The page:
Letters to my Lover from a Small Mountain Town

Heather Taylor Johnson’s poetry captures the immediacy of a crisp Rocky Mountains landscape and the moments of intimacy we wish we could freeze-frame.
This is a celebration of clean air, snow and sunflowers, and a home divided between two continents, but it’s mostly about the vibrancy and transforming power of love.

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Heather Taylor Johnson’s poetry captures the immediacy of a crisp Rocky Mountains landscape and the moments of intimacy we wish we could freeze-frame.

This is a celebration of clean air, snow and sunflowers, and a home divided between two continents, but it’s mostly about the vibrancy and transforming power of love.

Heather Taylor Johnson

Heather Taylor Johnson moved from America to Australia in 1999. She is a poetry editor for Wet Ink magazine and a reviewer of poetry and fiction for various literary publications in Australia and America. Her first book of poetry, Exit Wounds, was published in 2007. She has acted as co-editor, judge and Australia Poetry’s Café Poet in residence. She also writes fiction, for which she has been longlisted for the Australian / Vogel award and granted a mentorship and a HarperCollins residency at the Varuna Writers’ House. She has a PhD in Creative Writing from the University of Adelaide and teaches Creative Writing at Flinders University. She lives near the Port in Adelaide with her partner Dash, her three young children – Guthrow, Sunny and Matilda – and their dog Tom.



You can’t see the sky shaking
but what else can force a tree to dance?
Not the stoic ground with its packed-in dirt.
Not the scurrying ants.

A lot can happen
and does:
my oldest and his fifth tooth
Australia’s first female
prime minister
small illnesses
bursting hearts
all the possibilities
of every minor dream
overseas correspondence.
I left it all to sit with things
that didn’t move –
appliances, concrete, a blank television screen.

I know I burn
need the wind to flame
support / your hands
your voice’s breath
and all the rest, all
of it, of you.

It’s autumn and I feel it.
Leaves topple from wild wind gusts.
Clouds run marathons.

Shake, my sky
I, your tree.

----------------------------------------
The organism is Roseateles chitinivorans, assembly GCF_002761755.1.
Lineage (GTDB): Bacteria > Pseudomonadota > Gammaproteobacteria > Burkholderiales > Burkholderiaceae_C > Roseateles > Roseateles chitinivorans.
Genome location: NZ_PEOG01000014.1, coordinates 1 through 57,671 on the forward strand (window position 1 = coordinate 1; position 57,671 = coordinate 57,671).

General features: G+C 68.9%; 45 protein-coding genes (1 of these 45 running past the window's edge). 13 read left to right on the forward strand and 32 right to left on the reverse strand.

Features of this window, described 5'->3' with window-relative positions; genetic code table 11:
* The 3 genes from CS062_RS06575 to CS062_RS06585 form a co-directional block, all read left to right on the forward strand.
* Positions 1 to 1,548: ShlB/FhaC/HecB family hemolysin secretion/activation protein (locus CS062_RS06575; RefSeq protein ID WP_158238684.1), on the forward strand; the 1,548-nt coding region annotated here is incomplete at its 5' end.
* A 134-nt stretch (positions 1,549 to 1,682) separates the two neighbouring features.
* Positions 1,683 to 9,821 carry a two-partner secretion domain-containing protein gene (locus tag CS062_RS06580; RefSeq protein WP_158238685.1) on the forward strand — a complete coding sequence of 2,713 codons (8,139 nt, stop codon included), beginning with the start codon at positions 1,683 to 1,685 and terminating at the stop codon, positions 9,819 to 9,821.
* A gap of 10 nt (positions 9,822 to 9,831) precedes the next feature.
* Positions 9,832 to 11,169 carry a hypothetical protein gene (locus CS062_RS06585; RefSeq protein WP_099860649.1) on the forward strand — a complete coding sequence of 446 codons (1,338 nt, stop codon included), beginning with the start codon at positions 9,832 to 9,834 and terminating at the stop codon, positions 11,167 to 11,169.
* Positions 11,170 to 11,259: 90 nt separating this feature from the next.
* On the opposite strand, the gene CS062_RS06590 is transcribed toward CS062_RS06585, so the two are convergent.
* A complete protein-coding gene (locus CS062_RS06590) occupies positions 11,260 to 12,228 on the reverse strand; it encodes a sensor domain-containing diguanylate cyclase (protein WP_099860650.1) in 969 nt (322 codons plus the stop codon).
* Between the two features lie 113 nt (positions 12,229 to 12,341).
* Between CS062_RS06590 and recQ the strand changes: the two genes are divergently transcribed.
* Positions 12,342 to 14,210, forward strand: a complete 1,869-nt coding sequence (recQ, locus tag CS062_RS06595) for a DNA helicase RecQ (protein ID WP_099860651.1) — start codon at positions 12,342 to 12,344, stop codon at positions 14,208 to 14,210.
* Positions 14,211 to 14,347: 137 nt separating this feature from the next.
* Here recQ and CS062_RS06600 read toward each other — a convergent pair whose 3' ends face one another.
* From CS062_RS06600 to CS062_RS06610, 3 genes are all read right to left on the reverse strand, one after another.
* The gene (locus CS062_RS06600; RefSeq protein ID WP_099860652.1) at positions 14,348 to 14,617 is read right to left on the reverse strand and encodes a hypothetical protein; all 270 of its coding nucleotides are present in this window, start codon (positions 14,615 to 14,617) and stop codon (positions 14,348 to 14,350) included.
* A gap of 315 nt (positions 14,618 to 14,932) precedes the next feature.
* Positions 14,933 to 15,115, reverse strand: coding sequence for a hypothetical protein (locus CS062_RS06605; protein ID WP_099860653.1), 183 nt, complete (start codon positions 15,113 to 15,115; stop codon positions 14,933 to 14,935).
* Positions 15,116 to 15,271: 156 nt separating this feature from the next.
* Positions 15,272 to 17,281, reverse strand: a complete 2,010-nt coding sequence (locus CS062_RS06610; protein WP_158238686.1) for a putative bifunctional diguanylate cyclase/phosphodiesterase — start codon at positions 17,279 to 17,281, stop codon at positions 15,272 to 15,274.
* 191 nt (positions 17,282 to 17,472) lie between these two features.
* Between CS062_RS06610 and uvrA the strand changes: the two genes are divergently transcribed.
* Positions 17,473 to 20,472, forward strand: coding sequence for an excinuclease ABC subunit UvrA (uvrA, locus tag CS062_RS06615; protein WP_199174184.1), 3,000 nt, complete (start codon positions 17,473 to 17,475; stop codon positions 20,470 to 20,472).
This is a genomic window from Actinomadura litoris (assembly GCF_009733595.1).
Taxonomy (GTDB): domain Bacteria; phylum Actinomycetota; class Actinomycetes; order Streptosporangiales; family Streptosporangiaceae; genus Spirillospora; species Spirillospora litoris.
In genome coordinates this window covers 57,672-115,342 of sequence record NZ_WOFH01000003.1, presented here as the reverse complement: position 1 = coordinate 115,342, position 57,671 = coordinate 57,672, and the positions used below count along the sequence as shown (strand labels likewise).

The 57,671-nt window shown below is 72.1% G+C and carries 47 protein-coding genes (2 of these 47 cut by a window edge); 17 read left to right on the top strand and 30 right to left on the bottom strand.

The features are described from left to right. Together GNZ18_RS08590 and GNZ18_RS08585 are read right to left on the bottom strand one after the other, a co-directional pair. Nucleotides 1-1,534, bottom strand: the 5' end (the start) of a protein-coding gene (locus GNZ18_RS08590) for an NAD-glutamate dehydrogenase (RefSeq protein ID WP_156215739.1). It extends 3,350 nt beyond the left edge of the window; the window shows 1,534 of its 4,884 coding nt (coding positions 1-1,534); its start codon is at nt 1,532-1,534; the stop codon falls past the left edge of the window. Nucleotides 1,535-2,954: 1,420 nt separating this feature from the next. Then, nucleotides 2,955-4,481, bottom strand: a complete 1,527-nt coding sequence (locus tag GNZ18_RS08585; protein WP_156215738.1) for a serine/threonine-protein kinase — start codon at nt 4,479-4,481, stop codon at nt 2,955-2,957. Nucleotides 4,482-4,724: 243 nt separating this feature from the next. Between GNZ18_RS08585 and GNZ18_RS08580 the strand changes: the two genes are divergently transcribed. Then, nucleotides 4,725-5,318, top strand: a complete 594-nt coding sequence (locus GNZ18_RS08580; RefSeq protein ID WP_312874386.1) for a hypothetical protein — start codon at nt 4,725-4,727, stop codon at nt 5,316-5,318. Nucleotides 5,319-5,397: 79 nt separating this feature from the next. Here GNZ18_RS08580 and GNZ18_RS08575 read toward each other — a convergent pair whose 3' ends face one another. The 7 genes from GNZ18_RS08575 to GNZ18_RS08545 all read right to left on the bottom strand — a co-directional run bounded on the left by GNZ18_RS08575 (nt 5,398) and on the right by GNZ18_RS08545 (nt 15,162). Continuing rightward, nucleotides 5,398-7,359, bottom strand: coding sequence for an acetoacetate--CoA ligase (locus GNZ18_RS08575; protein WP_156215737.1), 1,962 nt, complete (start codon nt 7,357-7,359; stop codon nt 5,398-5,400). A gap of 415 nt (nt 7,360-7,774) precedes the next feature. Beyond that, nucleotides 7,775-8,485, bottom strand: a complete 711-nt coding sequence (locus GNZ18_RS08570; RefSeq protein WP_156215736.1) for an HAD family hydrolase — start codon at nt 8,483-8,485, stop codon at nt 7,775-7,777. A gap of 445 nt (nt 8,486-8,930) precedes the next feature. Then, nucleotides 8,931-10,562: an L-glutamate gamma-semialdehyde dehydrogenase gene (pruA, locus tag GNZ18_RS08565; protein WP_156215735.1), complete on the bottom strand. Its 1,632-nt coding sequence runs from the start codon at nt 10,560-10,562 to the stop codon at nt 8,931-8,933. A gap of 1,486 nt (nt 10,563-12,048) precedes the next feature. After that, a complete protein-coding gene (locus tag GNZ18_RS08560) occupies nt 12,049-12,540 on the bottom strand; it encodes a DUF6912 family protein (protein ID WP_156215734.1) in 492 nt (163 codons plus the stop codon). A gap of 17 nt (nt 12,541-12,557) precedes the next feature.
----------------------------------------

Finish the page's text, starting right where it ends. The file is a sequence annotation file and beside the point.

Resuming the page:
Who can measure the movement of a heart?
There you were on a mountaintop, breathless, cloudless
wondering at the form of the man in front of you

amazed your breast had not been cut off
and that maybe he will touch it
later, after wine.

At 14,000 ft the air is thinner, you seem to laugh more
your heart keeps tune with the untameable wind.
That was so long ago. Your hair still growing out.

One thing the womb wants is a baby.
The mind may disagree – and the heart
but empty wants to overflow

and so you stand on the mountaintop again
pregnancy raining on you from the sky
soaking through from the wet wet earth –

is this where the heart goes when it refuses to die?
You wonder if it beats too loudly
if he can hear it beating at all.

I wish I could say this shouldn’t concern you
that you and the ridges must have your way
and the heart will echo its joy.

That he’ll hear it when he needs to.
Maybe when he’s through with the mountain;
maybe when he finds his way home.

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Weight 235 g
Dimensions 210 × 148 × 5 mm

Ebook, PB


ePub, mobi(kindle), PB, pdf

Customer Reviews

1-5 of 4 reviews

  • IP (Interactive Publications Pty Ltd)

    Johnson’s unique gift here is to reveal, line to line, how vibrant real intimacy can be when the lover is present only in the dream one wakes from alone, transformed into “Spring rain/wet earth.”
    – Chris Ransick, author of Asleep Beneath the Hill of Dreams

    July 17, 2023
  • IP (Interactive Publications Pty Ltd)

    An open conversation with family and friends, and with the things of this world, which traverses the stresses, the niggles and the sadnesses, but mostly the complexities of celebrating the everydayness, the ongoingness of living.
    – Jill Jones

    July 17, 2023
  • IP (Interactive Publications Pty Ltd)

    Taylor Johnson sings praises of the natural world and domesticity. Love poems abound (there’s even a love poem to boutique beer!) so that every page speaks of the ‘things our bodies need’ -– love, food, acceptance, shelter and belonging.
    – Libby Hart

    July 17, 2023
  • IP (Interactive Publications Pty Ltd)

    When I read [her previous collection] Exit Wounds, I was pleased to find a collection of wonderful poems about expatriation, family, loss, belonging, acceptance, distance and establishing a new life in another country. When given the opportunity to review Taylor Johnson’s second collection, I was eager to discover how her poetry has developed.

    Letters to My Lover from a Small Mountain Town addresses many of the same themes as Exit Wounds; however, the new poems are set in the United States rather than Australia, focusing on experiences, events and relationships during 2010, a year Taylor Johnson spent with her family living in Salida, a small town in Colorado. The collection contains forty-eight poems, some of which have appeared previously in journals including Mascara, Transnational Literature, Five Poetry Journal and Page Seventeen. Taylor Johnson’s poetics favours personal poems less than thirty lines in length, although she also composes the occasional prose poem. She experiments with stanza and line length, sometimes adhering to a specific pattern, such as the eighteen couplets of “Everything is Possible Today,” at other times incorporating stanzas and lines of varying length, as well as spaces within lines, as she does in “Ladies’ Night at the Vic.” Taylor Johnson often employs punctuation minimally, but it is never totally eschewed. The overall result is a style that is casual and playful, yet not highly experimental. Taylor Johnson’s diction favours the vernacular and is always accessible; her poetry invites and welcomes the reader into her world, never excluding or pushing away.